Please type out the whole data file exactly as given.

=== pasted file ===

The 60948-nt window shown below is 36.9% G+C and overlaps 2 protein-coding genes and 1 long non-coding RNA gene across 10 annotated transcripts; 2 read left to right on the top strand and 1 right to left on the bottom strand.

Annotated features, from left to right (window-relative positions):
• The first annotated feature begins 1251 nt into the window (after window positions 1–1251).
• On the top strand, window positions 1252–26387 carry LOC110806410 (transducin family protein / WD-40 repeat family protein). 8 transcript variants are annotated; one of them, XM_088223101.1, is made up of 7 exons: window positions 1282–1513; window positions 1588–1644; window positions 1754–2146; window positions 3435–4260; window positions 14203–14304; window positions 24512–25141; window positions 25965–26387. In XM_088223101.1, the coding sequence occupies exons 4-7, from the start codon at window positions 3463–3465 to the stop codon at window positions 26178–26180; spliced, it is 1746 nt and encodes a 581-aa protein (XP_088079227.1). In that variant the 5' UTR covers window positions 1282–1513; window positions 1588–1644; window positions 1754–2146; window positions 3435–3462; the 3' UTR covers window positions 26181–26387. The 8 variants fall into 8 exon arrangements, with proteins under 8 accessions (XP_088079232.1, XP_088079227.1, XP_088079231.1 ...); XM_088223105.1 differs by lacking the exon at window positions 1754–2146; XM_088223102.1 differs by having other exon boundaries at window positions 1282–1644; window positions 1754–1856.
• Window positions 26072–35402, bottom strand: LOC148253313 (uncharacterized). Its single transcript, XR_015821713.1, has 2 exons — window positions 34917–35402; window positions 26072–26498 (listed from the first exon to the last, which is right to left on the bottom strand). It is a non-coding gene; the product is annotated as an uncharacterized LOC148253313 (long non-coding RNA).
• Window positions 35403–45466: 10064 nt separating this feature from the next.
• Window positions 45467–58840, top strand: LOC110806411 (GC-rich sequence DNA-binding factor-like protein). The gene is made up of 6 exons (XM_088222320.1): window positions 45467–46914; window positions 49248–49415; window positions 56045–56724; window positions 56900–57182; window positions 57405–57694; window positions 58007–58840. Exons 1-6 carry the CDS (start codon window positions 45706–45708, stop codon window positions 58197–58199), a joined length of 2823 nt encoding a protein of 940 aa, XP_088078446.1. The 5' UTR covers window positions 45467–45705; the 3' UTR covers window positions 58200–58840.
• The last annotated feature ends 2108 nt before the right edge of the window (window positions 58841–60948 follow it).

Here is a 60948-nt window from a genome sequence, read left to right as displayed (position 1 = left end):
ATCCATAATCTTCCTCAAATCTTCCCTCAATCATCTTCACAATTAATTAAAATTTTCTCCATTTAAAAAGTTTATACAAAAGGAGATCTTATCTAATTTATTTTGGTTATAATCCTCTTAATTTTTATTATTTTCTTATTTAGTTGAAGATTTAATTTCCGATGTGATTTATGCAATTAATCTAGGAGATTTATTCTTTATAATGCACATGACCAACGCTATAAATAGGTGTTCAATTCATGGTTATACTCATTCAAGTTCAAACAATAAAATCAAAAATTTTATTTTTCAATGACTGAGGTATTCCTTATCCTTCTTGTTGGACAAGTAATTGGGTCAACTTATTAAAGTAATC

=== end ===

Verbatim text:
The 60948-nt window shown below is 36.9% G+C and overlaps 2 protein-coding genes and 1 long non-coding RNA gene across 10 annotated transcripts; 2 read left to right on the top strand and 1 right to left on the bottom strand.

Annotated features, from left to right (window-relative positions):
• The first annotated feature begins 1251 nt into the window (after window positions 1–1251).
• On the top strand, window positions 1252–26387 carry LOC110806410 (transducin family protein / WD-40 repeat family protein). 8 transcript variants are annotated; one of them, XM_088223101.1, is made up of 7 exons: window positions 1282–1513; window positions 1588–1644; window positions 1754–2146; window positions 3435–4260; window positions 14203–14304; window positions 24512–25141; window positions 25965–26387. In XM_088223101.1, the coding sequence occupies exons 4-7, from the start codon at window positions 3463–3465 to the stop codon at window positions 26178–26180; spliced, it is 1746 nt and encodes a 581-aa protein (XP_088079227.1). In that variant the 5' UTR covers window positions 1282–1513; window positions 1588–1644; window positions 1754–2146; window positions 3435–3462; the 3' UTR covers window positions 26181–26387. The 8 variants fall into 8 exon arrangements, with proteins under 8 accessions (XP_088079232.1, XP_088079227.1, XP_088079231.1 ...); XM_088223105.1 differs by lacking the exon at window positions 1754–2146; XM_088223102.1 differs by having other exon boundaries at window positions 1282–1644; window positions 1754–1856.
• Window positions 26072–35402, bottom strand: LOC148253313 (uncharacterized). Its single transcript, XR_015821713.1, has 2 exons — window positions 34917–35402; window positions 26072–26498 (listed from the first exon to the last, which is right to left on the bottom strand). It is a non-coding gene; the product is annotated as an uncharacterized LOC148253313 (long non-coding RNA).
• Window positions 35403–45466: 10064 nt separating this feature from the next.
• Window positions 45467–58840, top strand: LOC110806411 (GC-rich sequence DNA-binding factor-like protein). The gene is made up of 6 exons (XM_088222320.1): window positions 45467–46914; window positions 49248–49415; window positions 56045–56724; window positions 56900–57182; window positions 57405–57694; window positions 58007–58840. Exons 1-6 carry the CDS (start codon window positions 45706–45708, stop codon window positions 58197–58199), a joined length of 2823 nt encoding a protein of 940 aa, XP_088078446.1. The 5' UTR covers window positions 45467–45705; the 3' UTR covers window positions 58200–58840.
• The last annotated feature ends 2108 nt before the right edge of the window (window positions 58841–60948 follow it).

Here is a 60948-nt window from a genome sequence, read left to right as displayed (position 1 = left end):
ATCCATAATCTTCCTCAAATCTTCCCTCAATCATCTTCACAATTAATTAAAATTTTCTCCATTTAAAAAGTTTATACAAAAGGAGATCTTATCTAATTTATTTTGGTTATAATCCTCTTAATTTTTATTATTTTCTTATTTAGTTGAAGATTTAATTTCCGATGTGATTTATGCAATTAATCTAGGAGATTTATTCTTTATAATGCACATGACCAACGCTATAAATAGGTGTTCAATTCATGGTTATACTCATTCAAGTTCAAACAATAAAATCAAAAATTTTATTTTTCAATGACTGAGGTATTCCTTATCCTTCTTGTTGGACAAGTAATTGGGTCAACTTATTAAAGTAATC